Bet you think it’s Thomas Crapper?

You’d be partially correct if this is your guess but Mr. Crapper is just one of several men who can lay claim to ‘toilet inventor’.

There’s Sir John Harington who gave rise to the term ‘use the john’ and let’s not forget Mr. Brahms and Mr. Cummings who all had a hand in designing the greatest invention to human health – but don’t get a mention in popular culture.

The Earliest Toilets

There’s archaeological evidence to show running water was used to wash away sewage in the Bronze Age 4000 years ago and the Romans used running water to flush away waste in communal toilets – after they had all used the shared bottom wiping sponge.

So the water-filled toilet is an old idea, but it remained an expensive luxury up until Victorian times.

Until then most people used a basin and threw it out the window. The word ‘loo’ is derived from the French term ‘guardez-l’eau’ which the more socially aware would shout before launching the world most disgusting missile from the bedroom.

If you didn’t fancy smelling your own under the window all day you could also leave it outside for The Night Soil man to collect and turn into fertiliser.

Grim times with many diseases so thank goodness for Sir John Harington.

He was a godson of Queen Elizabeth and being somewhat badly-behaved was banished from court in 1596.

During his banishment he invented the water closet which was called the WC for short. It was a simple pan beneath a seat that was flushed with running water. No doubt invented to try and impress his godmother.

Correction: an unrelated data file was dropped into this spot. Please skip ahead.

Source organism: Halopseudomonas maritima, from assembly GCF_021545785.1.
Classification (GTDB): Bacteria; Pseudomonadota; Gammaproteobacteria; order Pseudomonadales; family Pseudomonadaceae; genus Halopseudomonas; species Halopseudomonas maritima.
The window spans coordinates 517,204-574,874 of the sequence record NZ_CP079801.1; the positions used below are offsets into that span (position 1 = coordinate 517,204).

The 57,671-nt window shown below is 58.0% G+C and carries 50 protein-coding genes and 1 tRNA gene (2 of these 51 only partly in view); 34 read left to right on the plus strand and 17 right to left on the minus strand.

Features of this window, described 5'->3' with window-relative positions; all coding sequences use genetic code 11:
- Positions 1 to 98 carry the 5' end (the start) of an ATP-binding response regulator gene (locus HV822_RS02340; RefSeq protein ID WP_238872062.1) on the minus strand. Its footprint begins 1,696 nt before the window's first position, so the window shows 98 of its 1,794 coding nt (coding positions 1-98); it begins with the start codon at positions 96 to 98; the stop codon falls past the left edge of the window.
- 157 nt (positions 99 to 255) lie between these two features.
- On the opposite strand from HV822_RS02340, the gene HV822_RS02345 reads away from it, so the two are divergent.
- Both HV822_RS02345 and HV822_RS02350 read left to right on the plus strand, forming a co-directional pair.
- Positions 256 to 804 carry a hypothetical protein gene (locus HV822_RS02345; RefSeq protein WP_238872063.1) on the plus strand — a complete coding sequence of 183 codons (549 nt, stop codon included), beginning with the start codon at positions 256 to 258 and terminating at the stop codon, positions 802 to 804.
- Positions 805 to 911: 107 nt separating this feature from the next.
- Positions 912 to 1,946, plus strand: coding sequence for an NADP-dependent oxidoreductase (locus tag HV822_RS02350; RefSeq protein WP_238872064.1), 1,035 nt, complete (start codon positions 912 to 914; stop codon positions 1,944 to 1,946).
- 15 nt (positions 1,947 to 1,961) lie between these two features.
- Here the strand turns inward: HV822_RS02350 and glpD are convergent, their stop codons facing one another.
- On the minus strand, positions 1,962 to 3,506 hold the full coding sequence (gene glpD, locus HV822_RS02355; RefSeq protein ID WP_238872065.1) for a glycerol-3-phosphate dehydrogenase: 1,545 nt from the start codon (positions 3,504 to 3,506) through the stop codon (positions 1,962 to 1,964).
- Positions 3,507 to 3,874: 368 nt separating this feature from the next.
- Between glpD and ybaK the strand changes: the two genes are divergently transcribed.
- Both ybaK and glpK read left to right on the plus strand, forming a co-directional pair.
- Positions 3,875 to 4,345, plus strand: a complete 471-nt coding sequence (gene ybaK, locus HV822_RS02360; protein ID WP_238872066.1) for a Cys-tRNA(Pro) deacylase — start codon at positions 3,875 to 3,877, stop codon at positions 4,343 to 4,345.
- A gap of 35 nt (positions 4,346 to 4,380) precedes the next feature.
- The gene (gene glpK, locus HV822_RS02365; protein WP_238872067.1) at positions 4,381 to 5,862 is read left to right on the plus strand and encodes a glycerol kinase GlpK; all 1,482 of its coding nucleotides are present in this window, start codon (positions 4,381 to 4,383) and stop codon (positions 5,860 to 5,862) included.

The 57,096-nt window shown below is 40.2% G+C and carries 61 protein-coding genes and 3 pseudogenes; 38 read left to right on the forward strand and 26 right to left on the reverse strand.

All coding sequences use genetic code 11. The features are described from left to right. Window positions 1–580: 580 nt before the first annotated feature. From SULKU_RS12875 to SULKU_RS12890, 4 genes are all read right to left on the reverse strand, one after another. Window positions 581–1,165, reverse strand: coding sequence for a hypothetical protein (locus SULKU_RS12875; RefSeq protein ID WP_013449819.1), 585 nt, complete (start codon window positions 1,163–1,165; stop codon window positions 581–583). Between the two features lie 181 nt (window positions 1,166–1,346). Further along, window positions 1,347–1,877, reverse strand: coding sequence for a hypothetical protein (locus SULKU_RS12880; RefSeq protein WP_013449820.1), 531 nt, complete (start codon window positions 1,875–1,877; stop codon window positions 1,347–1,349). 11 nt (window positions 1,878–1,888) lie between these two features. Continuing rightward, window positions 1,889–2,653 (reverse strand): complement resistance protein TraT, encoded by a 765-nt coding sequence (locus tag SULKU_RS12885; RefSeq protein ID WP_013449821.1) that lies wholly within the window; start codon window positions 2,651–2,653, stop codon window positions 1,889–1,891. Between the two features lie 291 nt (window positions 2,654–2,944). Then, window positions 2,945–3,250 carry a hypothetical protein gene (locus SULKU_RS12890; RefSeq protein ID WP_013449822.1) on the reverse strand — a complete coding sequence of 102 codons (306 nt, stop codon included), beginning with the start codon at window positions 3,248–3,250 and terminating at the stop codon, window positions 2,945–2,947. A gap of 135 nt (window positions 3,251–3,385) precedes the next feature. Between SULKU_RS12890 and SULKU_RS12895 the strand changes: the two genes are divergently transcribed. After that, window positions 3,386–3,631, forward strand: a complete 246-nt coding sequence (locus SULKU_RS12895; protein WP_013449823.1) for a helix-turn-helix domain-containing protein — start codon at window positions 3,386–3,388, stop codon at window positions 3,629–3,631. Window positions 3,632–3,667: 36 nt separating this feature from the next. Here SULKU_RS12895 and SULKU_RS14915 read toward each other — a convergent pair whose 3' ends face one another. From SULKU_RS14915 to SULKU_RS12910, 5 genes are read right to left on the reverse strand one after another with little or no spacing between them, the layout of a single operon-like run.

It worked – Sir John’s WC was installed at Richmond Palace and given a blessing by the Queen.

Unfortunately, it was then ignored until Alexander Cummings designed a properly usable WC in 1775. Then Mr. Joseph Brahms built on the design and patented a flushing water closet in 1778.

Welcome Mr. Crapper To The Table

Flushing toilets went quiet again until the arrival of Mr. Crapper. While he didn’t invent the flushing toilet, he did give his all to the public relations of his plumbing company.

Victorian Mr. Crapper patented the U bend, the floating ballcock, and pushed to install sinks next to toilets claiming to have invented ‘the lavatory’ a room where toilet and handbasin sit together.

Thomas Crapper put his name on every manhole in London and was employed as plumber to Windsor Castle, Buckingham Palace, and Westminster Abbey. He even has a website today.

So Thomas Crapper didn’t invent the modern flush toilet. That claim goes to several people, but probably Sir John Harington has the strongest claim.

It’s such a shame ‘I’m going for a Harington’ didn’t catch on.

Sir John must feel totally crap.

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